In 855, the civilization of Kievan Rus' developed, encompassing a small portion of modern day Russia. Around 1220, the Mongols arrived in Russia where they significantly influenced the Russian culture. In 1762, Catherine the Great became empress where she patronized Western culture. From the civilization of Kievan Rus' to the Russian Empire of Catherine the Great, Russia's contacts with the west, political structure, and territorial boundaries had significantly changed.
Contact with the with the west was cut off with the Mongol arrival, yet by the rule of Catherine the Great, contacts with the west had been reestablished. With the religious schism occurring in the Byzantine Empire, Roman Catholic and Orthodox missionaries attempted to convert the Russian population. Cyril and Methodius, two important Orthodox missionaries, successfully converted many Russians around 864 and developed the Cryllic alphabet which was incorporated into Russian literature. With the arrival of the Mongols or Tatars, Russia contacts with the west were cut off, causing Russia to miss numerous key transformations in Europe, such as the Renaissance and the Protestant Reformation. Therefore, Russia's politics, economy, and intellectual developments began to lag behind that of Europe. With the installment of Catherine the Great as empress in 1762, a process of "westernization" had already begun. Throughout this process, Catherine took great interest in western art and architecture, constructing the city of St. Petersburg using popular western styles. The Russian nobility also sent their children to Europe to be educated. The contacts with the west throughout the civilization of Kievan Rus' were significant and most likely due to the religious evangelism of the Christian missionaries. Competing with the Roman Catholic missionaries to gain converts, the Orthodox missionaries increased their activity as well. With the Mongol arrival, contacts with the west diminished partially because the...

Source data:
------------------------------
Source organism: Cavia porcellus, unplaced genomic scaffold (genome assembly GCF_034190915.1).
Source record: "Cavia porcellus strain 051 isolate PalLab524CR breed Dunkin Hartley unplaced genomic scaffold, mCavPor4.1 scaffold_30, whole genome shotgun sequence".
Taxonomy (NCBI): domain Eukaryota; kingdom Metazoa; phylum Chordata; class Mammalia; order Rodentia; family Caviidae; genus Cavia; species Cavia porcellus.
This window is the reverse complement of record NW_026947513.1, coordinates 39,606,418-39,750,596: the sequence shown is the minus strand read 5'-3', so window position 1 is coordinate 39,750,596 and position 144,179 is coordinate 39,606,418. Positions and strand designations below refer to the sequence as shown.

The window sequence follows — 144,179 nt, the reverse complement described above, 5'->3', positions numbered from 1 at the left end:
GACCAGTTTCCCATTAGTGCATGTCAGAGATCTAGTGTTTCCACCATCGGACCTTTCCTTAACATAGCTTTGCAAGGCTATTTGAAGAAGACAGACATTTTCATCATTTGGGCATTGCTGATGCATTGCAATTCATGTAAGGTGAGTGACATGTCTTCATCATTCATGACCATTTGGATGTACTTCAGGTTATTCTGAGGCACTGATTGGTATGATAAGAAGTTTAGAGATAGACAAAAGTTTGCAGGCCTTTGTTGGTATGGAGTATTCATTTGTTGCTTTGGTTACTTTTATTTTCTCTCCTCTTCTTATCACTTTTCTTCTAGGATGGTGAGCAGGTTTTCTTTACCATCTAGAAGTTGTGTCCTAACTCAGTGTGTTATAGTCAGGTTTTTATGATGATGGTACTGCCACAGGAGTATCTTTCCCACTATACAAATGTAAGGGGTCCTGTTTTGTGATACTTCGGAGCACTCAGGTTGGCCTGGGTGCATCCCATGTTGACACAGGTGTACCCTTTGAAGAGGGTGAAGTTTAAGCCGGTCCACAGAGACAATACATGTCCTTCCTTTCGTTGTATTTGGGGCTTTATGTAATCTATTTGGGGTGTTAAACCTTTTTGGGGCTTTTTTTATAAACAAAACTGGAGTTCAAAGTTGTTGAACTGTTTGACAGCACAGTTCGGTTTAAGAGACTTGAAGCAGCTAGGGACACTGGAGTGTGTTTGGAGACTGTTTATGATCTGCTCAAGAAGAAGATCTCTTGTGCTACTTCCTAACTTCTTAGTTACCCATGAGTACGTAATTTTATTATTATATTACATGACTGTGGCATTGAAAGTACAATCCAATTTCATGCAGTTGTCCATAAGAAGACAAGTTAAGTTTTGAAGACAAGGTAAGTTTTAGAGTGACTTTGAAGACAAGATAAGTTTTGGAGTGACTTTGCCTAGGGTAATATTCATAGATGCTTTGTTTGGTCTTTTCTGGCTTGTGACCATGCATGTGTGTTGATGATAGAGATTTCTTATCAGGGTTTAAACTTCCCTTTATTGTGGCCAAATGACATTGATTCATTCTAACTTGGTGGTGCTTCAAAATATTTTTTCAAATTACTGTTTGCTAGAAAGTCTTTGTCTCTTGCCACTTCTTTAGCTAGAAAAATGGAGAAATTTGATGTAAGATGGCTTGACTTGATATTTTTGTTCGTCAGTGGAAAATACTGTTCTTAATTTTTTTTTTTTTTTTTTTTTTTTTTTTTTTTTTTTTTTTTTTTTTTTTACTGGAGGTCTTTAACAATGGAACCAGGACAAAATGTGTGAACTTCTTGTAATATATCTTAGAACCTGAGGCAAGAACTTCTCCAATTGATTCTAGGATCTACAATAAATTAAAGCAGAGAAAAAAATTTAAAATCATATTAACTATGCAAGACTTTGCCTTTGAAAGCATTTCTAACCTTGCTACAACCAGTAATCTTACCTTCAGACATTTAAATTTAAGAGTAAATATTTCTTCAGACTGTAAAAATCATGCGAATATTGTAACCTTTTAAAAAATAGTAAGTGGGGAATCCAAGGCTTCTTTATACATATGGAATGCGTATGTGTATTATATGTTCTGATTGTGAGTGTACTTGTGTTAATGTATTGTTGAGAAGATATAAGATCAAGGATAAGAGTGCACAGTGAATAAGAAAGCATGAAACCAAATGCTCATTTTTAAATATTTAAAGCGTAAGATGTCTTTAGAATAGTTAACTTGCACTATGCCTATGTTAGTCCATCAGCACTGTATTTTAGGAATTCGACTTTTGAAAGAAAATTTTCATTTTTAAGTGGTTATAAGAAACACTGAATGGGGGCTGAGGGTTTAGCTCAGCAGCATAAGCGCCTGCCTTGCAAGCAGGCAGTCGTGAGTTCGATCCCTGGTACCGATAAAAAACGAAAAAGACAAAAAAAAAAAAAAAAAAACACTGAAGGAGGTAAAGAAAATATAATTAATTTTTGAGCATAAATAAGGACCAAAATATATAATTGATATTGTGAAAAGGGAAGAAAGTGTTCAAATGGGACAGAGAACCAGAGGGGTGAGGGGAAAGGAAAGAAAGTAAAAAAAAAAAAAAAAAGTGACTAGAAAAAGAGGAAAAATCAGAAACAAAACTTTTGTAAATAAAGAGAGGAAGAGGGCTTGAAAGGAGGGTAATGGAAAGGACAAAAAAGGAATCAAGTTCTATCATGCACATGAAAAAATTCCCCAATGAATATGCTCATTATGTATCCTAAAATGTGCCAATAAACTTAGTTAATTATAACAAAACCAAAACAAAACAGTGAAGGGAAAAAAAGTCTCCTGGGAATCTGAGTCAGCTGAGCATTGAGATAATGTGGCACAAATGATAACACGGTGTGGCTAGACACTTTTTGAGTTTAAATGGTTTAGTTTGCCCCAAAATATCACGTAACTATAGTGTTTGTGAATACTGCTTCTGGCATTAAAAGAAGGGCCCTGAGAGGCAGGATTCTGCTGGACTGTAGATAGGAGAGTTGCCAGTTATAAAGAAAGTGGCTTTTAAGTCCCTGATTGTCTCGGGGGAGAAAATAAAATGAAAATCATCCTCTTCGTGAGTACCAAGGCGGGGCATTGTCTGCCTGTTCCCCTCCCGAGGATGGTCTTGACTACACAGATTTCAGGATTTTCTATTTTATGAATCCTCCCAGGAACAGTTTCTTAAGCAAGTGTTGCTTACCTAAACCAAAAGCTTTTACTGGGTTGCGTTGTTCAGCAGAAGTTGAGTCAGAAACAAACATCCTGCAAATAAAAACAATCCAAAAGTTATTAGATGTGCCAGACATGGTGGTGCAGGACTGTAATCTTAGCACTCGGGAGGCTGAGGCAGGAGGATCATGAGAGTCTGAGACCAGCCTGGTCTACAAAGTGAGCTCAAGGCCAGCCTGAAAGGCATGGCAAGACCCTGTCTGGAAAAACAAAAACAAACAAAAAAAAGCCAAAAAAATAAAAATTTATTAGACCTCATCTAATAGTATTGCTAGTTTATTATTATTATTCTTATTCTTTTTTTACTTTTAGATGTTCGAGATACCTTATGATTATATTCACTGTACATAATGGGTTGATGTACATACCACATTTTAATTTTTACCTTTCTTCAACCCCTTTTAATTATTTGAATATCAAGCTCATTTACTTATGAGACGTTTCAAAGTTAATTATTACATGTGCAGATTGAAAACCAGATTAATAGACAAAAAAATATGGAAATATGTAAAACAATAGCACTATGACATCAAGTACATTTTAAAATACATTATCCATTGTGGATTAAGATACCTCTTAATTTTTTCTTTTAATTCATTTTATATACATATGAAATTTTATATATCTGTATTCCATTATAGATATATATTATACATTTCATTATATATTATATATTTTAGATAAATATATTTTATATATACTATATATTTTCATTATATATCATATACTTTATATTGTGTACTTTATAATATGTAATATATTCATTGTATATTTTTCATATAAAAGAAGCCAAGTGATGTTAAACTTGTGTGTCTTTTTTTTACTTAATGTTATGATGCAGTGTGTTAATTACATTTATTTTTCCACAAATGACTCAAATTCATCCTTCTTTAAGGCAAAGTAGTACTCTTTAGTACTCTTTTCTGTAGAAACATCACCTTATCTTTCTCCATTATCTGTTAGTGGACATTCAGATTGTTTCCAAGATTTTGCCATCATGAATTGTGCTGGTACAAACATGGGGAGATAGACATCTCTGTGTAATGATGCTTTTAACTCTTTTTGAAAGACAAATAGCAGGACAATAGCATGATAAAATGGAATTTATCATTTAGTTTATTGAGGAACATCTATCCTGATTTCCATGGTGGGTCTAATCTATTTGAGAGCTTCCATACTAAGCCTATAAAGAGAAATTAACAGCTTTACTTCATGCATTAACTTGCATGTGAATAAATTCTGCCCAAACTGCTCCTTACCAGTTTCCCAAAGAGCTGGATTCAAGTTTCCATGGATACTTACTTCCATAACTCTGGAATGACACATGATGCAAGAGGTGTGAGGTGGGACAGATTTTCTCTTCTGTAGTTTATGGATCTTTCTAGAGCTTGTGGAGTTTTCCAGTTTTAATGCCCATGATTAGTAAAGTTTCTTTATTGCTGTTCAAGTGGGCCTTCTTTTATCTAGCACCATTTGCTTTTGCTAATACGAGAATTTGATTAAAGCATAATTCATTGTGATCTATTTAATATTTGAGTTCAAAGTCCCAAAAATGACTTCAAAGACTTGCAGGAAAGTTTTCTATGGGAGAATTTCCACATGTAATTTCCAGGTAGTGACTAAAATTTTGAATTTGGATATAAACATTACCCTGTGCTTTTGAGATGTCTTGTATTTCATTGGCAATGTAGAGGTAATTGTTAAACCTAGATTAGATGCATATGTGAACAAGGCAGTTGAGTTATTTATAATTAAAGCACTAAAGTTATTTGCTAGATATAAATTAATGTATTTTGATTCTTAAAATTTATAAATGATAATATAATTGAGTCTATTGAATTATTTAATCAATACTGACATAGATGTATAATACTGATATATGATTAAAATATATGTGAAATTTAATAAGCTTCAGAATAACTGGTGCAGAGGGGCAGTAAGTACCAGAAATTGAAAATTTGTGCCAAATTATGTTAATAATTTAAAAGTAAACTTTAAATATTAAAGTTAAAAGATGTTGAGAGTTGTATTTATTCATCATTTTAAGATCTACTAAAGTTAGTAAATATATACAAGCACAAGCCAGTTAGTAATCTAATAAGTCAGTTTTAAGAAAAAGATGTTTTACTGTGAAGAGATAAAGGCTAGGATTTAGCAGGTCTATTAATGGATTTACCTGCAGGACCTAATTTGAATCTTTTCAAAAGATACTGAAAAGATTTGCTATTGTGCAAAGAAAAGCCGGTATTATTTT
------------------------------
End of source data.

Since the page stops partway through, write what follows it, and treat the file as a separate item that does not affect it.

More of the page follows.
Bibliography: Stearns, Peter N, et al. World Civilizations. N.p.: Addison-Wesley Educational,
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